Choose the Email option in cPanel.
Then choose a preferred email address and the domain.
Now if you've seen anything on any other site/s that says you can't host your email with Cloudways, the author/s are mistaken. You most certainly can.
It's just as quick and easy as doing it with cPanel.
If you're looking for transactional email, e.g. sending out newsletters etc. to your subscribers, Cloudways (or any cloud host) is going to become way too expensive. I would suggest you use Convertkit for that type of email service.
But to host your own email inbox/es with your own custom email address/es, Cloudways have partnered with Rackspace and setting this up is a breeze.
The only disadvantage is that each separate mailbox will set you back the tidy sum of $1 per month.
From the main interface, click on the additional features menu.
Select the Rackspace option.
Add the mailbox after choosing a desired email address and password.
Couldn't be easier!
The moment you point your domain name to Siteground (or any shared host), they automatically take over the management of your DNS entries.
With Cloudways, you setup an A record at your domain host (I use Namecheap) and point your domain to your server's IP address. The DNS function remains with your domain host.
If you prefer to keep everything under one roof, your can transfer DNS management to Cloudways by installing the DNS add-on.
Select DNS Made Easy.
Choose how many domains to include (up to 5 domains will cost $2.50 per month).
You will receive a success message and as the process is manual, support will liaise with you via their ticketing system to finalize everything.
NOTE: If you setup Cloudflare to work with your hosting, the DNS function is automatically delegated to them. It's really easy to manage your DNS through Cloudflare.
I'm going to dispel another bit of misinformation.
Cloudflare integrates with both Siteground and Cloudways alike.
The only difference is that Siteground provides the integration either through your accounts tab ...
... or via cPanel.
Siteground simplifies the process (just a tad) by taking care of nameserver changes so you don't have to worry about doing that manually at your domain host.
But really, it's just as simple to integrate your Cloudways site with Cloudflare. You just have to do it manually and with these instructions, it shouldn't take you much longer than a few minutes.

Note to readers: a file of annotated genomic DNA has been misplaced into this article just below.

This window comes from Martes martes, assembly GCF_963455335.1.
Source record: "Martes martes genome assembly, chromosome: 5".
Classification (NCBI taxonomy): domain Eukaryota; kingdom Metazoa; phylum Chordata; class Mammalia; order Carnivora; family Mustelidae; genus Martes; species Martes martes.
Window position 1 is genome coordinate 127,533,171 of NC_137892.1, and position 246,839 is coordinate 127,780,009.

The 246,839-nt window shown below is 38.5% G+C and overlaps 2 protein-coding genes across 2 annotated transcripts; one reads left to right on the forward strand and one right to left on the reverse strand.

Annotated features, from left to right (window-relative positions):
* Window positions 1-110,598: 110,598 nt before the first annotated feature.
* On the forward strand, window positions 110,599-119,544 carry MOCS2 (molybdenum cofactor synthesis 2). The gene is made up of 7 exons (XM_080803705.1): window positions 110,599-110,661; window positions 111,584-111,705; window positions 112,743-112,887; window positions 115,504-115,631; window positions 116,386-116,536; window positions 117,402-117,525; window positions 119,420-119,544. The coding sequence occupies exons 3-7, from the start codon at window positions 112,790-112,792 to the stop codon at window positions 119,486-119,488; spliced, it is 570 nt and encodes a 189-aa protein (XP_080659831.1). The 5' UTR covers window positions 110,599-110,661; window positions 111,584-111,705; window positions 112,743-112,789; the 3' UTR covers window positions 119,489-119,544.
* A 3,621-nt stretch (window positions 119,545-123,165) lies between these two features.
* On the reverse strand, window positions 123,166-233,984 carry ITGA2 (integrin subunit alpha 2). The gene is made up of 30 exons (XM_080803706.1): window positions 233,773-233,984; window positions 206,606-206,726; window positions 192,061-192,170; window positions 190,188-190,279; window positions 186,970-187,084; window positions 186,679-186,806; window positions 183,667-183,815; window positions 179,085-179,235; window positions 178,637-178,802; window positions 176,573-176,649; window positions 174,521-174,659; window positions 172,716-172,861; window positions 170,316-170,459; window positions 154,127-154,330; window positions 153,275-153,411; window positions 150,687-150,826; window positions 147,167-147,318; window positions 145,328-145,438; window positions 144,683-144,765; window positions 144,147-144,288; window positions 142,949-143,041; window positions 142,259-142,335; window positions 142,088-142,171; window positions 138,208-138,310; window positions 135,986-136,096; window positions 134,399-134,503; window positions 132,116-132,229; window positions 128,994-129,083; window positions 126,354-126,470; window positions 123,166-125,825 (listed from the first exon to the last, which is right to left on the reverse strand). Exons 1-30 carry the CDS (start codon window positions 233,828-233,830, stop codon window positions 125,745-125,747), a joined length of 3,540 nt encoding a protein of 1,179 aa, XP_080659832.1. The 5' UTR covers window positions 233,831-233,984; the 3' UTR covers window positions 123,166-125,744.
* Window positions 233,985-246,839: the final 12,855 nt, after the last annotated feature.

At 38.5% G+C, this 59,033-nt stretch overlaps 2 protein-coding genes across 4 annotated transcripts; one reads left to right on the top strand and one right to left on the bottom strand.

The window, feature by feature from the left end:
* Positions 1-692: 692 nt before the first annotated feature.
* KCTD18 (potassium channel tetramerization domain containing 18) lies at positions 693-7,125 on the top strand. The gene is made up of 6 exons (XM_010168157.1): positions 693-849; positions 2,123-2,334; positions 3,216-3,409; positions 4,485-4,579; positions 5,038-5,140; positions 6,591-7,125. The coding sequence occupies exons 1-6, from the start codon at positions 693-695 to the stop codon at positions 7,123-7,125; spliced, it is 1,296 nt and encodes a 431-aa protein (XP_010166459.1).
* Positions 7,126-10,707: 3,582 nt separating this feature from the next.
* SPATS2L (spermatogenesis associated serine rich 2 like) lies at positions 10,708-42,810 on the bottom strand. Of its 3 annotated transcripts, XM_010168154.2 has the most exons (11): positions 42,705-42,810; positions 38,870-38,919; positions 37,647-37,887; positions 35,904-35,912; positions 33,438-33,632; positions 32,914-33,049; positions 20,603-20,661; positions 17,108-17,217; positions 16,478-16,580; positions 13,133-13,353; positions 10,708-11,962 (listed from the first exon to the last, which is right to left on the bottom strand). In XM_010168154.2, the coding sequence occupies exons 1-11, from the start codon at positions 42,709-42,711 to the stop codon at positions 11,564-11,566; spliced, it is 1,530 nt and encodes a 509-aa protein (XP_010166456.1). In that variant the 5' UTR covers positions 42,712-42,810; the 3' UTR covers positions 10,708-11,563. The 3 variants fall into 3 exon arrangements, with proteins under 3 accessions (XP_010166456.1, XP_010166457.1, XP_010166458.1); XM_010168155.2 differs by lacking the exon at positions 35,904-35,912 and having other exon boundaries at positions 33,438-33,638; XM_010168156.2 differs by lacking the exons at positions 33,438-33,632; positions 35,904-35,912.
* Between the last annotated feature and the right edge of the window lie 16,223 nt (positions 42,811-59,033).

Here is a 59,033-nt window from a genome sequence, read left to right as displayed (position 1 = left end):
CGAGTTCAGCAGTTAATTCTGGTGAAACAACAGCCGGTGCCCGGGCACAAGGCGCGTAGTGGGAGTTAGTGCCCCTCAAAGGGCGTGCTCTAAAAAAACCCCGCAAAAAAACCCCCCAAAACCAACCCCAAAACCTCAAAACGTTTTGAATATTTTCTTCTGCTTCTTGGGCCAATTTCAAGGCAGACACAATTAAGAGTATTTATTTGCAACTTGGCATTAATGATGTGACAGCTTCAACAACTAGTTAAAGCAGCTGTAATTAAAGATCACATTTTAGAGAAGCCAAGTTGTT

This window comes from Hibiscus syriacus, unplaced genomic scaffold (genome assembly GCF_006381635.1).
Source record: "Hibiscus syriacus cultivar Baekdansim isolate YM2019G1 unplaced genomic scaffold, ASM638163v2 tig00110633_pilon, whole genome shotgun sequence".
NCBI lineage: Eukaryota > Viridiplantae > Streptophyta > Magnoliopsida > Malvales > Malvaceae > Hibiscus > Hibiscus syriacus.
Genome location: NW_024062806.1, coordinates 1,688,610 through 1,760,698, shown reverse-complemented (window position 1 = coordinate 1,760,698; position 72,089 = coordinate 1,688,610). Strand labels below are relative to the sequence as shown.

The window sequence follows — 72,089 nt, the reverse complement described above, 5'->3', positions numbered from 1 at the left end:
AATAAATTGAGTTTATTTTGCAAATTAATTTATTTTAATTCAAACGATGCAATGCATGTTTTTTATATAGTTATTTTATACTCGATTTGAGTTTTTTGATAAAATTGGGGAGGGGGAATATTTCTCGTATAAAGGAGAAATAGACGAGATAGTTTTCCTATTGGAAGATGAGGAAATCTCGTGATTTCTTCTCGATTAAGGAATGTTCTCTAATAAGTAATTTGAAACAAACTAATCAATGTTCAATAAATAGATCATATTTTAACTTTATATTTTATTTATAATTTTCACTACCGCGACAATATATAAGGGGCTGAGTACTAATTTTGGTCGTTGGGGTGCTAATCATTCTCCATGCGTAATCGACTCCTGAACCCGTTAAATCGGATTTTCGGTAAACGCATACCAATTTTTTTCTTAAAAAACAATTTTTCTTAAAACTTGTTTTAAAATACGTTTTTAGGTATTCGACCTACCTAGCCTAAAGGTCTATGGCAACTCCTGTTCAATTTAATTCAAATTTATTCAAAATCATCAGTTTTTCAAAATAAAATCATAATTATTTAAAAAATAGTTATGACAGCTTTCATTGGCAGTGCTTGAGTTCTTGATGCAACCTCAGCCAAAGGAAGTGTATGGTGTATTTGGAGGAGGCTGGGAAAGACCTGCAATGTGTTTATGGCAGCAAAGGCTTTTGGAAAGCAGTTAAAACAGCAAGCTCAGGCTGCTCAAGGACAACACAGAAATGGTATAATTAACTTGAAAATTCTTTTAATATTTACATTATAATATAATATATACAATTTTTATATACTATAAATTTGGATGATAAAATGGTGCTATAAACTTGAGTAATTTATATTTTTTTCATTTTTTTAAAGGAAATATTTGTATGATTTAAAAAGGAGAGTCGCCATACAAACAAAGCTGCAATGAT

On the Cloudflare site, sign up for a new account. Don't worry, all of this is totally free.
Add a Site.
Click on the Free Plan and then the Confirm Plan button.
Cloudflare will query your DNS.
Go back to your domain host and change the nameservers. Here's how I do it with Namecheap.
Cloudflare will complete the nameserver check. You may need to click on Re-check Nameservers.
You will receive an email when Cloudflare is done. Then return to the Cloudflare website, click the Overview button and refresh your page.
Go back to the Cloudways Server Management dashboard > Settings and Packages > Advanced. Select Cloudflare under the WAF module. This will allow your server to see the visitor's real IP address which is great for tracking your traffic.
Simple as that!
Caching And CDN
Both Cloudways and Siteground have built their own caching plugins but they're significantly different.
Breeze Cache by Cloudways is a page caching plugin designed to work specifically with Cloudways.
You can then concatenate (merge) these files and defer their loading to prevent render blocking.
The Breeze caching plugin also integrates seamlessly with the Cloudways CDN which is powered by Stackpath (ex MaxCDN). You'll need to install the Cloudways CDN add-on.
Then activate the checkbox within Breeze Cache.
These assets are then distributed across multiple servers in different locations and delivered to users from the data center closest to the user's location. Naturally this has a very positive effect on speed.
The Cloudways CDN will set you back $1 per month.
Siteground's SuperCacher is a server side caching plugin comprising three different levels of caching.
- Dynamic Cache - Dynamic content differs from static assets in that it lives within the database of your application, e.g. your posts. The database is queried each time a visitor requests a post. Obviously there is a time factor involved here. The dynamic cache keeps all of your sites resources in its store (cache) including the dynamic content. In other words, it stores entire pages of your website in memory (RAM). There is no preload (cache warming) mechanism that is used to build the cache. It is built and stored in memory only after the first visitor's request for a specific post. Thereafter, subsequent requests for that post / page will be delivered from RAM which is much quicker than a database query. This mechanism is powered by NGINX and works together with the static cache. The cache is not automatically flushed. It must be manually flushed, meaning that you have to remember to do it at pertinent times.
- Memcached - (pronounced memcache d). Again RAM is used to store data thereby speeding up database queries and API calls. It is most effective for sites that rely on repeated calls to the database, e.g. e-commerce sites where numerous products are sold. Cache flushing must be manually done.